Friday, September 11th, 2020
Before Trump, before the pandemic, September 11th was one of those days I turned away from broadcast media (and now, social media) because there are just so many people out there who want to focus on the tragedies in New York, DC, and Pennsylvania and how it (very possibly) changed their lives.
I really have no sense at this precise moment whether people will have those moments for, I dunno, all of 2020 and maybe beyond when they commemorate the pandemic and the brave health care workers’ response to it and our crisis of leadership from Washington.
I guess I should give history a couple of years to sort it all out.
For contrast, or just to steady my sense of being, this afternoon I watched the end of 2017’s The Post, a story that affirms what it means to be a journalist and to put what you have behind the strength of the First Amendment and do the right thing.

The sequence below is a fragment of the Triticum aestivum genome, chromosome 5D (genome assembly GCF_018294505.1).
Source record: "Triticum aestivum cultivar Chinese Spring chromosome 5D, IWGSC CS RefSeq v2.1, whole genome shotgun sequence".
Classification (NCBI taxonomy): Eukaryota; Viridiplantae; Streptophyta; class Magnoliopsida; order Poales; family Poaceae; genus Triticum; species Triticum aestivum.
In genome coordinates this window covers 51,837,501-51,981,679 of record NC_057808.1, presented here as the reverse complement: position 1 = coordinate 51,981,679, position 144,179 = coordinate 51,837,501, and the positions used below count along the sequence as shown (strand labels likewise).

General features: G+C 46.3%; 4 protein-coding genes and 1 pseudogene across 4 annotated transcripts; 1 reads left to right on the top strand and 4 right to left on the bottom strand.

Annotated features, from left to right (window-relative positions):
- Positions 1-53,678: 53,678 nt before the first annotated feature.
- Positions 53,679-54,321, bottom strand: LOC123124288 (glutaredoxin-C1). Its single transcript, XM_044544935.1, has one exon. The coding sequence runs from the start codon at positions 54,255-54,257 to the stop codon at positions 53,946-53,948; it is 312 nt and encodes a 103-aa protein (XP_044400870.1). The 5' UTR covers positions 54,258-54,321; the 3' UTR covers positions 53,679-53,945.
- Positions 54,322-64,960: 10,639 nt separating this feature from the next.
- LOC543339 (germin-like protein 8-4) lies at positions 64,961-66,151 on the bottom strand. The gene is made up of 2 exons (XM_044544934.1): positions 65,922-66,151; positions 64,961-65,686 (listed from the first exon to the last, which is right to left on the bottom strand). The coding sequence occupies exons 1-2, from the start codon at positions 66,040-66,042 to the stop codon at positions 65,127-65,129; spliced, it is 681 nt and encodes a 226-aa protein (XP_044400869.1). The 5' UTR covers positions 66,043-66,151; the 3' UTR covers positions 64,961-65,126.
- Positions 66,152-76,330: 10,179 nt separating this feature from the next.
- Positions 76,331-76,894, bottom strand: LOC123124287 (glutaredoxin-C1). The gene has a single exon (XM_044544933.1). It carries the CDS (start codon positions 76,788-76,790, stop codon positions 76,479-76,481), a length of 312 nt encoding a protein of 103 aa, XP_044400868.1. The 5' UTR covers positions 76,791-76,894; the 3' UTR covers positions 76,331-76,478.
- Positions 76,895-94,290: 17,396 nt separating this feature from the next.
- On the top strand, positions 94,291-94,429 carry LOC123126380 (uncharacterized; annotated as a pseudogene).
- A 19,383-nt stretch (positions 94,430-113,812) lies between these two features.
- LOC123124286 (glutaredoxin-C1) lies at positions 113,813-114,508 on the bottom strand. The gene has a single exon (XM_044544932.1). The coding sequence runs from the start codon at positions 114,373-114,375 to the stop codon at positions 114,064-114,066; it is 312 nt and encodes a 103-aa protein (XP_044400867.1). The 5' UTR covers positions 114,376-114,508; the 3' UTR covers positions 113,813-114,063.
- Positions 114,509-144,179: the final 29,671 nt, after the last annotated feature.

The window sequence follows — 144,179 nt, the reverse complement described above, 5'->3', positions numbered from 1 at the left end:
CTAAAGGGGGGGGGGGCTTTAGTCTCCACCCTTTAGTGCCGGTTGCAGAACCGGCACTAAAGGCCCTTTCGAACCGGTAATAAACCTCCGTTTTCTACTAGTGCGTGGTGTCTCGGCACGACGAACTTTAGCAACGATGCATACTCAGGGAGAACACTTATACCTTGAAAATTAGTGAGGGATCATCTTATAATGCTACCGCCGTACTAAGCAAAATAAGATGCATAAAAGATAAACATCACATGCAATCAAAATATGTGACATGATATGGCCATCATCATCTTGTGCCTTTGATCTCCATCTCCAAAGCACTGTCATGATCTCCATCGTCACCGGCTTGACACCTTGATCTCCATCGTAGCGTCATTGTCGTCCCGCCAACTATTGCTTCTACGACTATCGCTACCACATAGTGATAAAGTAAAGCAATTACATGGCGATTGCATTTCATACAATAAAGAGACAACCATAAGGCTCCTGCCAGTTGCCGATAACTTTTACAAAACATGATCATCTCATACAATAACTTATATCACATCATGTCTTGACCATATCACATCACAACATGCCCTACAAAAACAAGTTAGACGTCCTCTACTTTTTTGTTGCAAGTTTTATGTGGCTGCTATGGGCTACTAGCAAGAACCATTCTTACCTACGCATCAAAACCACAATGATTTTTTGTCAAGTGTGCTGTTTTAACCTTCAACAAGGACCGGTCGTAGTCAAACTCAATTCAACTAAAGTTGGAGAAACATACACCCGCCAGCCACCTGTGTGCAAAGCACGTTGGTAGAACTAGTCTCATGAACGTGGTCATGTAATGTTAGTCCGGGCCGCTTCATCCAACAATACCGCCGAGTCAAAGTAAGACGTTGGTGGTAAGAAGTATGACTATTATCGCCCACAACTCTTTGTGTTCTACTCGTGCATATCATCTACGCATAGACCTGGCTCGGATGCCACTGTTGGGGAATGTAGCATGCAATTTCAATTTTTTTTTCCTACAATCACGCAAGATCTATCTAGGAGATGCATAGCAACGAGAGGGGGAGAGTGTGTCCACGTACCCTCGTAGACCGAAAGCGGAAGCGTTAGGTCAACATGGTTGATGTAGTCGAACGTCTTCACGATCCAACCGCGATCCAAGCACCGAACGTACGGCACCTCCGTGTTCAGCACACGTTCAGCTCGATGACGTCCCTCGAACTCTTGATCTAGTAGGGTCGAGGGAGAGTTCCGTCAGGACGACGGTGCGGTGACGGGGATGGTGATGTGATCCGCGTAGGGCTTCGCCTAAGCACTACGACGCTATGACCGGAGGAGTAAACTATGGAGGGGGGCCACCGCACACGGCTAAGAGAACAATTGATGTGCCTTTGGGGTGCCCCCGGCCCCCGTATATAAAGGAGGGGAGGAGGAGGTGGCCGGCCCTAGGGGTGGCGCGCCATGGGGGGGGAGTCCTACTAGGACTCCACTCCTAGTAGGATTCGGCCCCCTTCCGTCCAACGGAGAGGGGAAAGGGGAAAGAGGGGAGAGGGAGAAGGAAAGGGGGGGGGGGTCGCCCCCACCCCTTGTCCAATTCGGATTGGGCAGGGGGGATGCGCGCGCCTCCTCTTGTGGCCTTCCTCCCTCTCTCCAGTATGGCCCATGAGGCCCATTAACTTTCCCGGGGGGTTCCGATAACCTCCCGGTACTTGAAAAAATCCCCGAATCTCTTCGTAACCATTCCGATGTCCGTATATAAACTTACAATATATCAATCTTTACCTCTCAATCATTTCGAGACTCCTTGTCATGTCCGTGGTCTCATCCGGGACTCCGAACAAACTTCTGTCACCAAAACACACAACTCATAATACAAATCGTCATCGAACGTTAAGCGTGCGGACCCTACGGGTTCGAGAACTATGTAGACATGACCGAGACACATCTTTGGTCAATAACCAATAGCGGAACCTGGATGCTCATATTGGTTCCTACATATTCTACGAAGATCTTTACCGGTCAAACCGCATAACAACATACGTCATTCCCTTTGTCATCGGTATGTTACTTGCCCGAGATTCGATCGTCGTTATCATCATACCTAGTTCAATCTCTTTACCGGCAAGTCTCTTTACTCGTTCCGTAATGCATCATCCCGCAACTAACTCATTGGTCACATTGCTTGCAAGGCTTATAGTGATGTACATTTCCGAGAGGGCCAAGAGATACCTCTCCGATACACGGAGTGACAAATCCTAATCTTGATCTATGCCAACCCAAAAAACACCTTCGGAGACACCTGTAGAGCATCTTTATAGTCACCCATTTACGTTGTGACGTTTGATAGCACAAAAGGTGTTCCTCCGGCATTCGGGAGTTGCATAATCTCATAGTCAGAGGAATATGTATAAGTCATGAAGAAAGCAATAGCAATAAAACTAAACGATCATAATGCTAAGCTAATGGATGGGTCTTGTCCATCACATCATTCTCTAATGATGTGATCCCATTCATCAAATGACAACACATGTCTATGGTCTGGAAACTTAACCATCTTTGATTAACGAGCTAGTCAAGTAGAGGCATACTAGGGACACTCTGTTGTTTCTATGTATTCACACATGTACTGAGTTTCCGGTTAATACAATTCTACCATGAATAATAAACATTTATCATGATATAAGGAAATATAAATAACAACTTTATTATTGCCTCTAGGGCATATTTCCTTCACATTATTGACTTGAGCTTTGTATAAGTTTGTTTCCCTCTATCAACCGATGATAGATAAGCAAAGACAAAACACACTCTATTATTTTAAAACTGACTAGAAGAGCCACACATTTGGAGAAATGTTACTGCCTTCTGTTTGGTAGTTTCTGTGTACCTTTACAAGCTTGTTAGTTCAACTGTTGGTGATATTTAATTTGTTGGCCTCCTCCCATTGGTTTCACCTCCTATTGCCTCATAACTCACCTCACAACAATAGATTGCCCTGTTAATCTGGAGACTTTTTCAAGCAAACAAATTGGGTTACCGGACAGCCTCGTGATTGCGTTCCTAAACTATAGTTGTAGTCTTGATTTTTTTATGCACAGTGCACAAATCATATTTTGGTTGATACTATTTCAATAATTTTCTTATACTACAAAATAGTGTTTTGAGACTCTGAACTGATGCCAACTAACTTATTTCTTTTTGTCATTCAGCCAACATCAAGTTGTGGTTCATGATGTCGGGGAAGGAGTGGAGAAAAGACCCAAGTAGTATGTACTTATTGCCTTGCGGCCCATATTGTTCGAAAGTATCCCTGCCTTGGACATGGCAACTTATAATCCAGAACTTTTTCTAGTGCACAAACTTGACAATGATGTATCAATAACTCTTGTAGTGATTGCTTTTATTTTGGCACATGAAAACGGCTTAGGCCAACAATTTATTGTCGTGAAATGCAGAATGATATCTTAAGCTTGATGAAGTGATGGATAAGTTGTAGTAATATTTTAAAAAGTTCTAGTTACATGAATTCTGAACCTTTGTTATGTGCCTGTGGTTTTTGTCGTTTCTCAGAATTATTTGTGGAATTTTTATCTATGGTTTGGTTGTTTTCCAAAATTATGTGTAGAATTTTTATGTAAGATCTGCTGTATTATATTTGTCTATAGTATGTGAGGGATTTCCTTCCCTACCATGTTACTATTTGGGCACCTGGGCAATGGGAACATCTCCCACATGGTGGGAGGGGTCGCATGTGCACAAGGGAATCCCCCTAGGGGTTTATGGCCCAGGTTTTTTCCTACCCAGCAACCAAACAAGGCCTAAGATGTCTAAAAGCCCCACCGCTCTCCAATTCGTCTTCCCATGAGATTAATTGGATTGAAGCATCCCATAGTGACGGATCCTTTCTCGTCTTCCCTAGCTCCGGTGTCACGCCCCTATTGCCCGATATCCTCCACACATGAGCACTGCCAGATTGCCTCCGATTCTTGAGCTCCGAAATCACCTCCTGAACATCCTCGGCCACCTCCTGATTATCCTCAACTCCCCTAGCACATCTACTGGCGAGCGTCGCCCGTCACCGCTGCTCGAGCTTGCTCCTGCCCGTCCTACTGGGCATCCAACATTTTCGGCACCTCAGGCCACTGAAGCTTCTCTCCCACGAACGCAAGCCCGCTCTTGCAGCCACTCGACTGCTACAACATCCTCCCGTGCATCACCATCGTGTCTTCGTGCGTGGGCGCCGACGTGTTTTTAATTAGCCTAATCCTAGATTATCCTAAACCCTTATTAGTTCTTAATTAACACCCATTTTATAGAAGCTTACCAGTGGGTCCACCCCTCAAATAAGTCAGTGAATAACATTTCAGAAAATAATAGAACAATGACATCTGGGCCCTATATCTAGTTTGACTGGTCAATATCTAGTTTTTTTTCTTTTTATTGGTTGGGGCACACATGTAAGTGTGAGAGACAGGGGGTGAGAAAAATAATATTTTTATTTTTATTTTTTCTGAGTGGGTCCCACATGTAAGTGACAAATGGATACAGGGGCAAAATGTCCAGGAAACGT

There’s a coda in the film where actress Carrie Coon, playing The Washington Post’s Meg Greenfield, is powerfully relaying the words of the concurring decision of Judge Black to the newsroom at large, which were, in part:
“The founding fathers gave the free press the protection it must have to fulfill its essential role in our democracy. The press was to serve the governed, not the governors.”
No prior restraint. An essential role. Get out there and do the honorable thing(s).